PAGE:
• Board of inquiry process: A board of inquiry will be appointed by Ministers and chaired by an Environment Court judge. Ministers will be required to ensure board members have skills relevant to the proposal, including fishing, marine science, conservation, tikanga and mātauranga Māori, and economic expertise. The board will be given clear terms of reference that will include assessment criteria against which the board must evaluate the proposal. A full public consultation process and an independent economic assessment will be required. At the conclusion of the process, the board will make a recommendation to relevant Ministers.

The relevant Ministers will jointly decide which process is more appropriate for a particular proposal. The decision on which process is best for a proposal will be made on a case-by-case basis. Examples of how the two processes may work are provided in appendix C.

There is intended to be a constructive tension between the alternative processes. If goodwill and a willingness to compromise exist between stakeholders, the collaborative process will be preferred. This process offers interested parties more direct input into any proposal. However, it relies on consensus to progress and could allow a single party to unreasonably block progress. The existence of the board of inquiry process enables a robust decision to be made on an MPA proposal without a consensus, if parties’ views are, or are likely to be, too divergent.

Benefits of the collaborative process

Collaborative processes are a proven approach to making decisions where multiple stakeholder views are involved. The collaborative approach will be most applicable for issues where there is strong local or regional interest. It will support meaningful engagement with iwi/Māori, local communities, business and the wider public. The main advantage of the collaborative process is that it allows the community to decide what it values and make trade-offs. It encourages stakeholders to share their ideas openly from the beginning of the process and discourages adversarial engagement. The process is designed to ensure that the interests of, and impacts on, all parties are considered. Successful collaboration results in outcomes that are driven and widely supported by the community.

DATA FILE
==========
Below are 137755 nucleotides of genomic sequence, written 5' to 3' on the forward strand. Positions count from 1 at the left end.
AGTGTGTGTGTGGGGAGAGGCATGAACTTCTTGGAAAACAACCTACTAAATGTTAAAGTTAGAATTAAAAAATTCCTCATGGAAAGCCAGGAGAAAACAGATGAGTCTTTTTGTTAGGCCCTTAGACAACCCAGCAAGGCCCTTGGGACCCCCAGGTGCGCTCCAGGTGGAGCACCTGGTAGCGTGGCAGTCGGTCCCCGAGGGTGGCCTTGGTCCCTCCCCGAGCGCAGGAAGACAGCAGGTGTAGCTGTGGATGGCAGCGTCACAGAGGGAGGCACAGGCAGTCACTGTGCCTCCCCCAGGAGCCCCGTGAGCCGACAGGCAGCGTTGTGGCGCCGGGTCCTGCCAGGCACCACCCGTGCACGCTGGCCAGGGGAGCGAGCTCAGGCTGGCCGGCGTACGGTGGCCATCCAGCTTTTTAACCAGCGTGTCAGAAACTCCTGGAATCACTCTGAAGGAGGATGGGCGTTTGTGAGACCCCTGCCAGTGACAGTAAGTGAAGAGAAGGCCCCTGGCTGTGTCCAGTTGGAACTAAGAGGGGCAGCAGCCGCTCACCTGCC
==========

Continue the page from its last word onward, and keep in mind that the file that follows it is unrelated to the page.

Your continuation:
Benefits of the board of inquiry process

The board of inquiry process suits proposals of national significance or direction, or those where a collaborative process would be unlikely to reach consensus. The benefits of the process are timely and consistent decisions made by independent board members with relevant expertise. Boards of inquiry will be able to take a planned approach to questions of both protection and use, and how proposals are able to contribute to the existing network of MPAs.

The collaborative and board of inquiry processes will recommend the appropriate level of protection and use to the relevant Ministers, as well as which activities will be prohibited or allowed in a proposed MPA. Criteria for this decision will be included in the terms of reference for both processes and may include:

  • the costs and benefits of the proposal to the environment and the economy
  • the proposal’s contribution to a representative and adaptable network of MPAs
  • whether the area is currently protected in any way
  • the effect on existing and future uses and values of the area
  • the effect on Treaty of Waitangi rights and obligations
  • the alignment with international best practice and commitments.

Once the relevant Ministers receive a recommendation, they may choose to accept or reject it, or refer it back for reconsideration or amendment. Ministers will not be able to change recommendations. The proposed MPA Act will specify how and when decisions may be challenged.

The new MPA Act will ensure a planned approach is taken to the creation of a representative and adaptable network of MPAs in the territorial sea over time. It will set out clear procedures and decision points, giving applicants and other participants certainty about the process in which they are engaging and the outcomes they may expect.

Supporting marine planning exercises

Several existing tools are available to support boards of inquiry and collaborative processes. For example, Seasketch is currently being used for a number of marine planning exercises in New Zealand and around the world (see www.seasketch.org). Tools like this make it possible to map information and identify gaps and overlapping interests in the marine environment and will play an important role in progressing marine protection.